The Corporation’s news and current affairs operation is meanwhile granted a 20-minute Newsnight opt-out while a Scottish Six is refused, the better to preserve the Union, and London has to be reminded to mention the Scots in its reporting now and then. BBC Alba finds its niche in the digital TV swarm, but a modest pan-Scottish channel remains a remote idea, encouraged by Alex Salmond, yet awaiting realistic funding from someone, somewhere. Meanwhile, ITV gives up, wherever it can, on regional news.
The press, as elsewhere across the English-speaking world, struggles for traction and dreams of circulation numbers long gone. It attends to Holyrood’s minor scandals, contends with an ideological bi-polar disorder (no newspaper yet endorses the country’s elected government), and finds less and less to say about Westminster. It boasts national’ newspapers and regional franchises simultaneously: a metaphor, if you like, for an unresolved constitutional argument.
Scottish film goes in and out of fashion, dependent still on outside patrons and the accidents of individual talent. Commercial Scottish radio pays scant attention to Scottish popular music and that industry, in turn, is “underdeveloped and highly fragmented”. Harry Lauder and Billy Connolly aside – a revealing pairing – broadcast comedy, in the words of Ian Mowatt, “plays very much third fiddle to England and the USA”. Scottish sport? Not often, not on your TV, and not if you fail to pay a bundle for the privilege. So it goes on.
Neil Blain and Kathryn Burnett “frame the discussion”, in part, with this remark: “The Scottish voice is as likely to get lost in the clamour of the digital age as to be heard through new forms of specialised provision. A Scottish media apparatus of sorts exists, unevenly viable across specific media, but its Scottishness is fragile. As with the rest of the apparatus of nationhood, there are large questions raised here about political will, democracy, empowerment, accountability, resources and identity.”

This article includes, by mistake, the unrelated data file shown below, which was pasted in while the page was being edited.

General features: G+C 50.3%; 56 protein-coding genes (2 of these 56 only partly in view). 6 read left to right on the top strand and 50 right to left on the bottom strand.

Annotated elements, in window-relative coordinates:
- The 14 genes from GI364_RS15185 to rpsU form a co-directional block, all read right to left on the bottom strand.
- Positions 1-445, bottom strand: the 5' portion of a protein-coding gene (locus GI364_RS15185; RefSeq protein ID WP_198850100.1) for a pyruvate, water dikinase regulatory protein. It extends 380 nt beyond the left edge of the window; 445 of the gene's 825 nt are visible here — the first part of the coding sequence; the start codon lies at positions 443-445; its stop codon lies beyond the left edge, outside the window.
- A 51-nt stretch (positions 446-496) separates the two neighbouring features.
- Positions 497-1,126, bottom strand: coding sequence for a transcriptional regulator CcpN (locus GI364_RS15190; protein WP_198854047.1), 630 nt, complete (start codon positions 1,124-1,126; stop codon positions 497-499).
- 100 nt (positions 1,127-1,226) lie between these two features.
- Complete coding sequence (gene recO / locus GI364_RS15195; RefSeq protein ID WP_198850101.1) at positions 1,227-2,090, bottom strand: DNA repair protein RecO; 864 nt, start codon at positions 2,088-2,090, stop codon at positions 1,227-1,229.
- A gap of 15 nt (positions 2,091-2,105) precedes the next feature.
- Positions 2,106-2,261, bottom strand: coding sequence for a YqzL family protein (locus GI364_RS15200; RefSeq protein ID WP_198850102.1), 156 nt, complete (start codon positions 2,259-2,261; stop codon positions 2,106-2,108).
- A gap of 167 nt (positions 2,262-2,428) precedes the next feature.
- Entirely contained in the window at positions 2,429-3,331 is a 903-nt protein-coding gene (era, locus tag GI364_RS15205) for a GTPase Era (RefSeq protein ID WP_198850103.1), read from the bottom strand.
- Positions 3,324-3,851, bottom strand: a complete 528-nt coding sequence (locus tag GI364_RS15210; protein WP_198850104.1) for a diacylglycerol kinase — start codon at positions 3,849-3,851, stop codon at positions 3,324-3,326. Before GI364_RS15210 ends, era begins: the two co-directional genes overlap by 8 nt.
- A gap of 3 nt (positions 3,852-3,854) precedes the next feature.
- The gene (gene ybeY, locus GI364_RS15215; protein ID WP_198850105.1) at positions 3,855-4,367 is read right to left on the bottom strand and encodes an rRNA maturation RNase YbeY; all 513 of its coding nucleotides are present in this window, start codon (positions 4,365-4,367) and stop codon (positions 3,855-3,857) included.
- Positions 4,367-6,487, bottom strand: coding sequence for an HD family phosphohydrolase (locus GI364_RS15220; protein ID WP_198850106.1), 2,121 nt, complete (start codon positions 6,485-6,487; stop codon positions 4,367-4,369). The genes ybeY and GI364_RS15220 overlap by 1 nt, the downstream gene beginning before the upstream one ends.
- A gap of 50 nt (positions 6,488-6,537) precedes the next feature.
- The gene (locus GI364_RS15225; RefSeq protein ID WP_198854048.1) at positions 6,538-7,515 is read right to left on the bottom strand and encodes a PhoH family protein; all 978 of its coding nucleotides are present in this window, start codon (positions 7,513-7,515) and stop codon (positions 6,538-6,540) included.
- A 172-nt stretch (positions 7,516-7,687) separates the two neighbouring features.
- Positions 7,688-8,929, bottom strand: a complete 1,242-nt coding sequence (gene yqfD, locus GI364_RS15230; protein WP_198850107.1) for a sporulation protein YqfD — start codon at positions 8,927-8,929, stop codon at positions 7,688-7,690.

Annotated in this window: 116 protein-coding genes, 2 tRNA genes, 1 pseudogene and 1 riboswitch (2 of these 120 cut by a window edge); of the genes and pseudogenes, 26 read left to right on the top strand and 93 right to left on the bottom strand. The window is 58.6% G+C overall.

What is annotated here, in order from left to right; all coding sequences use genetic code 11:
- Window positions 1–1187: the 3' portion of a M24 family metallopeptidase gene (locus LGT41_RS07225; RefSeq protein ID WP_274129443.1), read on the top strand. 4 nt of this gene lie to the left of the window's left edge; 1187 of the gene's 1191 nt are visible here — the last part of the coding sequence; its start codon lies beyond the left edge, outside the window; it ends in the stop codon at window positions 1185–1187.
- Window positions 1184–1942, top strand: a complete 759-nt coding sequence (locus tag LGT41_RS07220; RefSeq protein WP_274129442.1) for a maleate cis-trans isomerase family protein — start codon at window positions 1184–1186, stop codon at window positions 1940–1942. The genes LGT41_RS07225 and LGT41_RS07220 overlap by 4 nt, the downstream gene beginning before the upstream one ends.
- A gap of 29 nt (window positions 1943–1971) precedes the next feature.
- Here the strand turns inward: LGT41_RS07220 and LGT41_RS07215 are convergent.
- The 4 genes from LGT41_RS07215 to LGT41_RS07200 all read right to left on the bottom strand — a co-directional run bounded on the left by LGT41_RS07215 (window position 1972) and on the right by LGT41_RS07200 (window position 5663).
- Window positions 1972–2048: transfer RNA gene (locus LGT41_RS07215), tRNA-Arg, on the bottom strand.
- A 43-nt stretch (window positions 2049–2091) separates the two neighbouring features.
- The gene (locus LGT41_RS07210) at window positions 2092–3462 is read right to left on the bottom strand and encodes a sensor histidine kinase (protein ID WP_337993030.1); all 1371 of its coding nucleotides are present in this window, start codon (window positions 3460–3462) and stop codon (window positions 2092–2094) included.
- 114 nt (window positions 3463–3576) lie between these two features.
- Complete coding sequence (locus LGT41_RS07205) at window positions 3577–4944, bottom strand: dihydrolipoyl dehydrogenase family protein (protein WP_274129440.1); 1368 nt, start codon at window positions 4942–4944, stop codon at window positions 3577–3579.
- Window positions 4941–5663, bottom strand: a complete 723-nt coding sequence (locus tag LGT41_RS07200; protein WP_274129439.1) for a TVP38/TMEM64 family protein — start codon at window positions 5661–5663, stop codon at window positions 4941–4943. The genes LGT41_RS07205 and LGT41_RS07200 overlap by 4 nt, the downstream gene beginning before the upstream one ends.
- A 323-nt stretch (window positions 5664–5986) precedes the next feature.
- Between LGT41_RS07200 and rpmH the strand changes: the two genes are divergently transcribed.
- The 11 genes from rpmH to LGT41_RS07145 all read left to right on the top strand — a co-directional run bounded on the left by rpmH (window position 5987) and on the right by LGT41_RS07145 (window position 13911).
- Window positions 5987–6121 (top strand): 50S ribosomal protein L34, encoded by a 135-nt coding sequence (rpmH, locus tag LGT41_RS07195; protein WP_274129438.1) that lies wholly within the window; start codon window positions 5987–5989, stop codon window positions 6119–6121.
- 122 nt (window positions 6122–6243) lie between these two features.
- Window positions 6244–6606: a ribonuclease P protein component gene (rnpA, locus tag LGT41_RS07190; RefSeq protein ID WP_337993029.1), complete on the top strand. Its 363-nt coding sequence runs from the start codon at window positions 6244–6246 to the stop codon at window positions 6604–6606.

Alternatively, there may be a further large question: why bother? Throughout The Media In Scotland there is an assumption that representations of the nation make the nation. It is also more or less taken for granted that a media apparatus’ is obligatory for self-respect and necessary for the survival of identity. I wonder. Scottish literature survived the near-eradication of Scottish book publishing. Car-making and ship-building came and went. Equally, three centuries of effort went into the attempt to make dedicated Britons of the Scots amid conditions for indigenous media far less benign than they are today. Identity was not extinguished, not remotely.
This is not heresy for its own sake. Scot-land is defined, still, by whatever validation it receives from elsewhere, above all from London. To think otherwise is to be marked as parochial, as insular. So we grumble when Trainspotting is subtitled to assist those who consume Australian soaps without a second thought. Yet dangle a UK network commission or a metropolitan job title and Scotland thrives, somehow. There is a contradiction in that lot.
The contradiction breeds an error. The mistake – and I attach no blame to anyone – is to believe that anyone south of the Border feels obliged to give a toss. They don’t care and no longer, after Holyrood, feel they have to pretend. “Let the Scots get on with it, if that’s what they want,” tends to be the refrain. Perhaps we should. Read a Lon-don paper, especially one that does not have a tiny S, for Scottish edition, on the occasional slip page, and the extent of Eng-land ’s interest is plain. It barely exists.
Such is the reality for the media in Scot-land. The attempt to alter that reality has failed for decades. The chances for success now, in a globalised, digital age, seem more remote than ever. Unless, of course, you are capable of mistaking a niche for a nation.
Still, when that reality bites at last there will be material aplenty for those who care to study the long-lost traditions of quaint old media cottage industries. Just don’t bother to hold the front page.
The Media In Scotland
Edited by Neil Blain and David Hutchinson
Edinburgh University Press, £17.99 pp286, ISBN 0748628002